Make tea not war

I got to know Xuan Dong Wu this summer. I met him in the Ming De factory he manages and where, that day, he was overseeing the withering of the tea leaves with the greatest attention. Xuan Dong Wu loves his job. He has not always been in the tea business. He started out in the army, and fought in the Sino-Vietnamese War in the early 1980s. He then returned to the village where he was born, and where tea provides the majority of work. He makes white teas, pu erhs, and black teas that are considered the best in Yunnan. He likes to introduce new ideas, and is responsible for several of our Mao Chas, the intermediate teas used to made Pu Erh. Xuan Dong Wu is a shy man, and didn’t say much when I asked him what he wanted me to write about him here. He simply told me about his life, and what he likes. He said he likes making tea with his heart and with his efforts, he said he wanted to do his best and make the best teas possible. And then he plunged his hands back into the withering leaves, and didn’t take his eyes off them. 


Posted in Country : China by François-Xavier Delmas | Tags : , ,

The smell of tea factories

The buildings in which tea is processed are full of smells. Wilting produces the most pronounced aromas, while it is taking place, giving off vegetal, floral bouquets. The smell is so powerful, it literally transports you.
However, if you visit a tea factory outside the production season, like here at the Palampur Co-operative (India), other aromas are more dominant. You find yourself shutting your eyes to better appreciate the powerful smell of straw and horse hair.


Posted in Country : India by François-Xavier Delmas | Tags : , , , ,

Mealtime in a Chinese tea factory

In Chinese tea factories, at mealtimes, everyone puts aside their work, arranges the tables and prepares for the festivities. Eating is one of the favourite pastimes of the Chinese. It is often a moment of conviviality and relaxation, a simple occasion shared by all. It ends with a tea, and sometimes a nap.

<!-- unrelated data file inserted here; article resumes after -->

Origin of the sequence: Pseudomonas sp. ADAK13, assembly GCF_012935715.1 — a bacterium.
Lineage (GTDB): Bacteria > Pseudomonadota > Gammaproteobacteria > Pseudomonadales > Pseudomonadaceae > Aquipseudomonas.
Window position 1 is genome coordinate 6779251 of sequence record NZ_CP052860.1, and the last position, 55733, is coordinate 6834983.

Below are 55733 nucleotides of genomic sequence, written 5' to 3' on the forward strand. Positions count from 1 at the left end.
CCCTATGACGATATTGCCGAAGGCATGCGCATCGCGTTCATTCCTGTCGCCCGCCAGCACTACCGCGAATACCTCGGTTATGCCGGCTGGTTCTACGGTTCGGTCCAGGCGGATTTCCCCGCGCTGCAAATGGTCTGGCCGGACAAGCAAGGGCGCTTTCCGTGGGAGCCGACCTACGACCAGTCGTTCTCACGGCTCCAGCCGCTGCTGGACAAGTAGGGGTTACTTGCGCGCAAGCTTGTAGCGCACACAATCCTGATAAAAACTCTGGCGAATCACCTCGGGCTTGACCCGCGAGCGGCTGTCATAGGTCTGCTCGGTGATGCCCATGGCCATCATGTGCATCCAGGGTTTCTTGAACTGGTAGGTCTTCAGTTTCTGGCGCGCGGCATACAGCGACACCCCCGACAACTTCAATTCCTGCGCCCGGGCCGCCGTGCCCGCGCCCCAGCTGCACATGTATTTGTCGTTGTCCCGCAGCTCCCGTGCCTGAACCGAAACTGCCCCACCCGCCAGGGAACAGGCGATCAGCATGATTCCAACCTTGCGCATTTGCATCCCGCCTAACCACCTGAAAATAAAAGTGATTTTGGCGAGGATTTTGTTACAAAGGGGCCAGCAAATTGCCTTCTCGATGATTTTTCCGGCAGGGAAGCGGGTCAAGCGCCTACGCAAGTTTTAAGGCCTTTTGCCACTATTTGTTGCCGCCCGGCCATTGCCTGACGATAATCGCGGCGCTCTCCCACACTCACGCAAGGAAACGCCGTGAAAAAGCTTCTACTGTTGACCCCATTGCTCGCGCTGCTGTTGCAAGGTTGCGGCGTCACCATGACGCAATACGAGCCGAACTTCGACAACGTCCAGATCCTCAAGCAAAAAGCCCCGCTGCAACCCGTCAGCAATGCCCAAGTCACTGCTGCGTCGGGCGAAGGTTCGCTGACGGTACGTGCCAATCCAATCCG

Posted in Country : China by François-Xavier Delmas | Tags : , , ,

Tea on the shore of Black Sea

I’m writing from the Black Sea. I’m in Rize, on the Turkish coast, not far from the Georgian border. Here, the mountains falling into the sea are incredibly green and I wouldn’t surprise you if I told you that they are covered with tea.

Turkey discovered tea at the end of the Ottoman Empire precisely because of the loss of the Yemen region where famous coffee is produced. So they had to fall back on the camellia, grown in hilly and damp areas. That’s how the whole country began drinking tea, served very strongly and in nice tulip-shaped glasses here. Sometimes they resort to using samovars and diluting the tea, still very black, with very hot water.

Tea is king in Turkey. They drink it at anytime of the day or the night, sip it, put it back on the saucer, take it again straight away and chat while burning hands. But is it really good tea?

That’s exactly the aim of my trip: finding in these mountains someone who produces quality tea according to the rule book, only by plucking the best leaves and watching not to break them. From this point of view, I have to admit that my trip isn’t successful. I have met extremely nice people who’d do anything to show me their tea garden or tea factory. But not good tea. While going on with my searches, I leave you with this green and ochre-coloured harmony.


Posted in Country : Turkey by François-Xavier Delmas | Tags : , , , , , , ,

Tea is in the bag

What a beautiful warm evening light illuminating these string bags filled with fresh tea leaves. This is happening in Dellawa (Sri Lanka). In a few minutes, these leaves will be taken to the top floor of the tea factory where they’ll undergo the first stage of processing: withering. A stage that can take up to 20 hours for this type of black tea and consists simply in remaining the leaves spread out in thin, long and well ventilated trays. Water will thereby be taken out of the fresh tea leaves.


Posted in Country : Sri Lanka by François-Xavier Delmas | Tags : , , , , , ,

The author

François-Xavier Delmas is a passionate globetrotter. He’s been touring the world’s tea plantations for more than 20 years in search of the finest teas. As the founder of Le Palais des Thés, he believes that travelling is all about discovering world cultures. From Darjeeling to Shizuoka, from Taiwan to the Golden Triangle, he invites you to follow his trips as well as share his experiences and emotions.

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